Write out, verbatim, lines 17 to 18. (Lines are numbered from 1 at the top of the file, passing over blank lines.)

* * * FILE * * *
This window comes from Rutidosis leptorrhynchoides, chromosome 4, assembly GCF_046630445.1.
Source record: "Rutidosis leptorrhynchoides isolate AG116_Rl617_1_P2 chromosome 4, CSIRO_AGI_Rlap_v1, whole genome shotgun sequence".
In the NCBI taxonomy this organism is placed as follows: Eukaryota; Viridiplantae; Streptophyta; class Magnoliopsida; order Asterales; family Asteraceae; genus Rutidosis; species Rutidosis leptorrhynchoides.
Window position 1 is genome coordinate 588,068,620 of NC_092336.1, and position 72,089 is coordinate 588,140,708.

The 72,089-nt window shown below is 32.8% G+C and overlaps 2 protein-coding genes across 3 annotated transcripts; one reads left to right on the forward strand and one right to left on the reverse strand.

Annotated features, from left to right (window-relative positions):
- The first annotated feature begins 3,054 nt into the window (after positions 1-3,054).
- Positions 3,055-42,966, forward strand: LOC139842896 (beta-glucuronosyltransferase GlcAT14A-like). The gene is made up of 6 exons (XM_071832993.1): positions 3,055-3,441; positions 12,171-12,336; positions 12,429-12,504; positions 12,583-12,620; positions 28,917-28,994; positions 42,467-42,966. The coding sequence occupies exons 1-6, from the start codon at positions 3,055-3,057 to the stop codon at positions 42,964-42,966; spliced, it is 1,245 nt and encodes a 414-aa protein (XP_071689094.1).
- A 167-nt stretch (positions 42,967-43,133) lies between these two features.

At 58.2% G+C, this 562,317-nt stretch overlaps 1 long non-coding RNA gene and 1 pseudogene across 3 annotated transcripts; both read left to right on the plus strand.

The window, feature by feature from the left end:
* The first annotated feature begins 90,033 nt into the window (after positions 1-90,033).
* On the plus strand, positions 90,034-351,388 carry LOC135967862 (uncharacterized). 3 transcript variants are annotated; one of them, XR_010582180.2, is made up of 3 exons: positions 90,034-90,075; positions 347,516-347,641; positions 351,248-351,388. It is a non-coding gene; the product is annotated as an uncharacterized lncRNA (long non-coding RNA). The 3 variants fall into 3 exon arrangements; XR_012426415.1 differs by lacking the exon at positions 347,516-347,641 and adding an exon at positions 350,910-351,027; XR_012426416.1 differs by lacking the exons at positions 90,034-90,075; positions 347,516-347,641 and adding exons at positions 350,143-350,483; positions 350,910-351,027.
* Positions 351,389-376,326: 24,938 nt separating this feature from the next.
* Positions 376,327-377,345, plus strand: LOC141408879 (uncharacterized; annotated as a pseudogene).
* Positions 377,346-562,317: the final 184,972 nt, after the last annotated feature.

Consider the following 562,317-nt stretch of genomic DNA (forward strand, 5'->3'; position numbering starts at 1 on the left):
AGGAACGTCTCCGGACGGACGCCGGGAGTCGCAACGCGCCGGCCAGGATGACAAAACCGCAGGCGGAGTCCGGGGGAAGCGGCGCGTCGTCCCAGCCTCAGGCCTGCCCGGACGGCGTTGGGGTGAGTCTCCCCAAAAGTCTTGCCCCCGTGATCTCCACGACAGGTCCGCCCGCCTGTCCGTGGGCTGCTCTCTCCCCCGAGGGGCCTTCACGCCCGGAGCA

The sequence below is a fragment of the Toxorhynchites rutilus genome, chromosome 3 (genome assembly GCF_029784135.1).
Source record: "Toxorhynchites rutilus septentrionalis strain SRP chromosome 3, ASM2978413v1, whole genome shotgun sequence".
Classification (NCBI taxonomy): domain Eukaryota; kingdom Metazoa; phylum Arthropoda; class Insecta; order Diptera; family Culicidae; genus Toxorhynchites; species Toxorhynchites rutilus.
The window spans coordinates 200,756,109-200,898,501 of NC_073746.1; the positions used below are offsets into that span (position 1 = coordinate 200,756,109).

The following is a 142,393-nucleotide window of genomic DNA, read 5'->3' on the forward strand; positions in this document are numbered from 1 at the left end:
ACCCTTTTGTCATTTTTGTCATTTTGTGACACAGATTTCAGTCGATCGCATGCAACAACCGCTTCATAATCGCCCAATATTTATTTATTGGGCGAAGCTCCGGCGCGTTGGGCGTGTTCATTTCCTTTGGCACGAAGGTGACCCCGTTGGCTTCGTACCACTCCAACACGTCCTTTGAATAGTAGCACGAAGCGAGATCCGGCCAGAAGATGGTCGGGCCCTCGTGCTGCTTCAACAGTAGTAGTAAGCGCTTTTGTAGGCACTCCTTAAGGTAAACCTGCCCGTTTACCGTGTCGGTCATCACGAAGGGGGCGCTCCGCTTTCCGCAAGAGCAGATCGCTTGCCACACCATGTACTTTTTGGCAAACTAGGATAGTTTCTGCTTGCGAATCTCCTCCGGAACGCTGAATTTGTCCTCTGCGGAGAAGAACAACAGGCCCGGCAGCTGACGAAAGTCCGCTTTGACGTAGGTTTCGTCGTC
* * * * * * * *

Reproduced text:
Consider the following 562,317-nt stretch of genomic DNA (forward strand, 5'->3'; position numbering starts at 1 on the left):
AGGAACGTCTCCGGACGGACGCCGGGAGTCGCAACGCGCCGGCCAGGATGACAAAACCGCAGGCGGAGTCCGGGGGAAGCGGCGCGTCGTCCCAGCCTCAGGCCTGCCCGGACGGCGTTGGGGTGAGTCTCCCCAAAAGTCTTGCCCCCGTGATCTCCACGACAGGTCCGCCCGCCTGTCCGTGGGCTGCTCTCTCCCCCGAGGGGCCTTCACGCCCGGAGCA